Alan J. Grodzinsky, ScD

Photo of Professor Grodzinksky.



Professor of Biological, Electrical, and Mechanical Engineering


Musculoskeletal tissue regeneration
Traumatic joint injury
Biology and Biophysics of the extracellular matrix
AFM-based molecular imaging and nanomechanics of extracellular matrix
Tissue-targeted drug delivery for joint diseases


Director, Center for Biomedical Engineering


Professor Alan Grodzinsky attended the Massachusetts Institute of Technology as an undergraduate, graduating in 1971 with a Bachelor’s and Master’s in Electrical Engineering. He worked with James Melcher (EECS) during his graduate studies at MIT, earning a Ph.D. in 1974 for his work on membrane electromechanics. Grodzinsky has received numerous awards including the NIH Merit Award and is a Founding Fellow of the American Institute of Medical and Biological Engineering.

Image of Professor Grodzinsky's research.


Our group focuses on problems motivated by diseases of the musculoskeletal system including arthritis, connective tissue pathologies and, more generally, the molecular biology and biophysics of the extracellular matrix (ECM). As an example, it is well known that traumatic joint injury in humans causes cartilage degeneration and progression to post-traumatic osteoarthritis, but the mechanobiological mechanisms governing cellular transcription, translation, and post-translational responses to physical overload are not well understood. We use genomic and proteomic tools to identify key pathways associated with mechanical injury and the resulting cell-mediated proteolytic degradation of the ECM. Atomic force microscopy and related biophysical tools are used to image and probe the molecular structure of ECM proteoglycans and proteins synthesized by connective tissue cells in health and disease. Nanoindentation at the molecular, cellular and tissue levels aids in the discovery of molecular determinants underlying tissue pathology. Complementary projects focus on chondrogenesis of stem cells seeded within self-assembling peptide hydrogel scaffolds for repair of degraded or osteoarthritic cartilage. The molecular fine structure of stem cell-synthesized ECM molecules and the responses of these stem cells to physiological loading during and after differentiation are studied in vitro. Concurrent studies using small and large animal models are ongoing. Finally, there are currently no available disease-modifying drugs for osteoarthritis due, in part, to lack of appropriate delivery modalities. We are therefore studying the ability of electrostatic interactions linked to charged ECM molecules within target tissues to enable enhanced uptake, rapid penetration, and retention of potential therapeutics.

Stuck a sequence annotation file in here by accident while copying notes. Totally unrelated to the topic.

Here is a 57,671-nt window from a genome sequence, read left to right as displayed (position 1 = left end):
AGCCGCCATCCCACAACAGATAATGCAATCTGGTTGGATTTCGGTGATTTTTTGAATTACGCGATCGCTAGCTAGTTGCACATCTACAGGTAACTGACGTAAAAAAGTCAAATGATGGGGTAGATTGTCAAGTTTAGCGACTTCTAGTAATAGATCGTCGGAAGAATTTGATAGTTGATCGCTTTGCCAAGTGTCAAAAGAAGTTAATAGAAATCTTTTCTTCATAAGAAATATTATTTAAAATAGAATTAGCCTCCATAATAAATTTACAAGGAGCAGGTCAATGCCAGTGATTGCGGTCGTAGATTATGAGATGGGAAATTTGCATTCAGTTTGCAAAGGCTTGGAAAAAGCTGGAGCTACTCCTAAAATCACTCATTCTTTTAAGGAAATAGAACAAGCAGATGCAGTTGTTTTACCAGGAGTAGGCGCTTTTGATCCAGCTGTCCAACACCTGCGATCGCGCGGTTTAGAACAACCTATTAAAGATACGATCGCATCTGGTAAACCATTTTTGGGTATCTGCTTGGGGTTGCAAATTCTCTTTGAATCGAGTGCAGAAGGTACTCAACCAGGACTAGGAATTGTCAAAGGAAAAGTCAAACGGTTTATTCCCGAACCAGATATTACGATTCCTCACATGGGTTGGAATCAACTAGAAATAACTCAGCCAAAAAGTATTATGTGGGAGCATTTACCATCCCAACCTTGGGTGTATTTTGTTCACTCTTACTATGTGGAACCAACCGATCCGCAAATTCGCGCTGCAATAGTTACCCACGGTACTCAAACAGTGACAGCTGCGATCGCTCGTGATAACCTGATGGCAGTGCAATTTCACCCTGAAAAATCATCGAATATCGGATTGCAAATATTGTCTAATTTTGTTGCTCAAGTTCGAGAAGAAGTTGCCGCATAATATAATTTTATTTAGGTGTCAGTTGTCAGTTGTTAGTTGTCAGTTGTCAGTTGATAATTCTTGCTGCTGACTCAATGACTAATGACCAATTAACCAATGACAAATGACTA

Research Areas: 

Honors & Awards: 

nstitute for Advanced Studies Professorship, Univ. Western Australia, Perth, 2011-2012
Honorary Doctorate May, 2008, University of Montreal, Canada, 2008
President, Orthopaedic Research Society (ORS), 2007-2008
Honorary Life Member (Fellow) Award, International Cartilage Repair Society, 2007
IEEE/ACM Award for Best Undergraduate Academic Advisor in EECS Dept, MIT, 2005
New Investigator Research Award, Orthop. Res. Soc. to J. Fitzgerald (AJG Supervisor), 2005
New Investigator Research Award, Orthopaedic Res. Soc. to M. Jin (AJG Supervisor), 2002
President, International Cartilage Repair Society, 1999-2000
MIT Class of 1960 Innovation in Education Award (w R. Kamm & L. Griffith), 1999
Melville Medal, ASME, For Best Paper in Mech Eng (all fields), 1997
NIH MERIT Awardfor Research on “Cartilage Metabolic Response to Loading”, 1995-2005
Founding Fellow of AIMBE (American Institute for Medical and Biological Engineering), 1993
Kappa Delta Award of American Academy of Orthopaedic Surgeon: Cartilage Mechanobiology, 1993

Selected Publications:

Florine, Emily M., Rachel E. Miller, Paul H. Liebesny, Keri A. Mroszczyk, Richard T. Lee, Parth Patwari, and Alan J. Grodzinsky. "Delivering heparin-binding insulin-like growth factor 1 with self-assembling peptide hydrogels." Tissue Eng Part A 21, no. 3-4 (2015): 637-46.
Kopesky, Paul W., Sangwon Byun, Eric J. Vanderploeg, John D. Kisiday, David D. Frisbie, and Alan J. Grodzinsky. "Sustained delivery of bioactive TGF-β1 from self-assembling peptide hydrogels induces chondrogenesis of encapsulated bone marrow stromal cells." J Biomed Mater Res A 102, no. 5 (2014): 1275-85.
Bajpayee, Ambika G., Cliff R. Wong, Moungi G. Bawendi, Eliot H. Frank, and Alan J. Grodzinsky. "Avidin as a model for charge driven transport into cartilage and drug delivery for treating early stage post-traumatic osteoarthritis." Biomaterials 35, no. 1 (2014): 538-49.
Li, Y, E H. Frank, Y Wang, S Chubinskaya, H-H Huang, and A J. Grodzinsky. "Moderate dynamic compression inhibits pro-catabolic response of cartilage to mechanical injury, tumor necrosis factor-α and interleukin-6, but accentuates degradation above a strain threshold." Osteoarthritis Cartilage 21, no. 12 (2013): 1933-41.
Nia, Hadi Tavakoli, Iman S. Bozchalooi, Yang Li, Lin Han, Han-Hwa Hung, Eliot Frank, Kamal Youcef-Toumi, Christine Ortiz, and Alan Grodzinsky. "High-bandwidth AFM-based rheology reveals that cartilage is most sensitive to high loading rates at early stages of impairment." Biophys J 104, no. 7 (2013): 1529-37.
Zhang, Lihai, David W. Smith, Bruce S. Gardiner, and Alan J. Grodzinsky. "Modeling the Insulin-Like Growth Factor System in Articular Cartilage." PLoS One 8, no. 6 (2013): e66870.